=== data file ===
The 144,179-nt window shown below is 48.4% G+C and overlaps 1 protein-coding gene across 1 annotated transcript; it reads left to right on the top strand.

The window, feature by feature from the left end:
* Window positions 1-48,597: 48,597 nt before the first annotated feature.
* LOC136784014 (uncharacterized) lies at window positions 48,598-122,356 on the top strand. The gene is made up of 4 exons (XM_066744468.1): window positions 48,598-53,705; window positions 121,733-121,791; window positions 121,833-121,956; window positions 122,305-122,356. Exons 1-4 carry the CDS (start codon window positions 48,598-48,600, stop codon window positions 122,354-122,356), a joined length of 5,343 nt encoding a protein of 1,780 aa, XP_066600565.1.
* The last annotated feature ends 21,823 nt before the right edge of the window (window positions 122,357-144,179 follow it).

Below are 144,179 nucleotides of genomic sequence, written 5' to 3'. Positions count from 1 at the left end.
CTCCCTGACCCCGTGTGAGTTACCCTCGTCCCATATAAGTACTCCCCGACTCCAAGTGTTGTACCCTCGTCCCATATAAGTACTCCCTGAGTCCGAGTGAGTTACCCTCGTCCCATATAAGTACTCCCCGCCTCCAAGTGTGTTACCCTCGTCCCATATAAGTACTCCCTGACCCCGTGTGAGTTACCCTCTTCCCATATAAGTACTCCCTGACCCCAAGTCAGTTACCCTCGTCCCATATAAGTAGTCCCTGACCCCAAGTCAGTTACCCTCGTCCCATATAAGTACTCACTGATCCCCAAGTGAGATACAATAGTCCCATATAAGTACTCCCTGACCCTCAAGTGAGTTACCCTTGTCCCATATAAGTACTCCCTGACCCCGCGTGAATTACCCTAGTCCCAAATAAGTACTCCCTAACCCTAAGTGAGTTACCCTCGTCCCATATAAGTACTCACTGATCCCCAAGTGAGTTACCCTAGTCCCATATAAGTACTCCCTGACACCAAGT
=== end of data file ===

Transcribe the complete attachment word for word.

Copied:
The 144,179-nt window shown below is 48.4% G+C and overlaps 1 protein-coding gene across 1 annotated transcript; it reads left to right on the top strand.

The window, feature by feature from the left end:
* Window positions 1-48,597: 48,597 nt before the first annotated feature.
* LOC136784014 (uncharacterized) lies at window positions 48,598-122,356 on the top strand. The gene is made up of 4 exons (XM_066744468.1): window positions 48,598-53,705; window positions 121,733-121,791; window positions 121,833-121,956; window positions 122,305-122,356. Exons 1-4 carry the CDS (start codon window positions 48,598-48,600, stop codon window positions 122,354-122,356), a joined length of 5,343 nt encoding a protein of 1,780 aa, XP_066600565.1.
* The last annotated feature ends 21,823 nt before the right edge of the window (window positions 122,357-144,179 follow it).

Below are 144,179 nucleotides of genomic sequence, written 5' to 3'. Positions count from 1 at the left end.
CTCCCTGACCCCGTGTGAGTTACCCTCGTCCCATATAAGTACTCCCCGACTCCAAGTGTTGTACCCTCGTCCCATATAAGTACTCCCTGAGTCCGAGTGAGTTACCCTCGTCCCATATAAGTACTCCCCGCCTCCAAGTGTGTTACCCTCGTCCCATATAAGTACTCCCTGACCCCGTGTGAGTTACCCTCTTCCCATATAAGTACTCCCTGACCCCAAGTCAGTTACCCTCGTCCCATATAAGTAGTCCCTGACCCCAAGTCAGTTACCCTCGTCCCATATAAGTACTCACTGATCCCCAAGTGAGATACAATAGTCCCATATAAGTACTCCCTGACCCTCAAGTGAGTTACCCTTGTCCCATATAAGTACTCCCTGACCCCGCGTGAATTACCCTAGTCCCAAATAAGTACTCCCTAACCCTAAGTGAGTTACCCTCGTCCCATATAAGTACTCACTGATCCCCAAGTGAGTTACCCTAGTCCCATATAAGTACTCCCTGACACCAAGT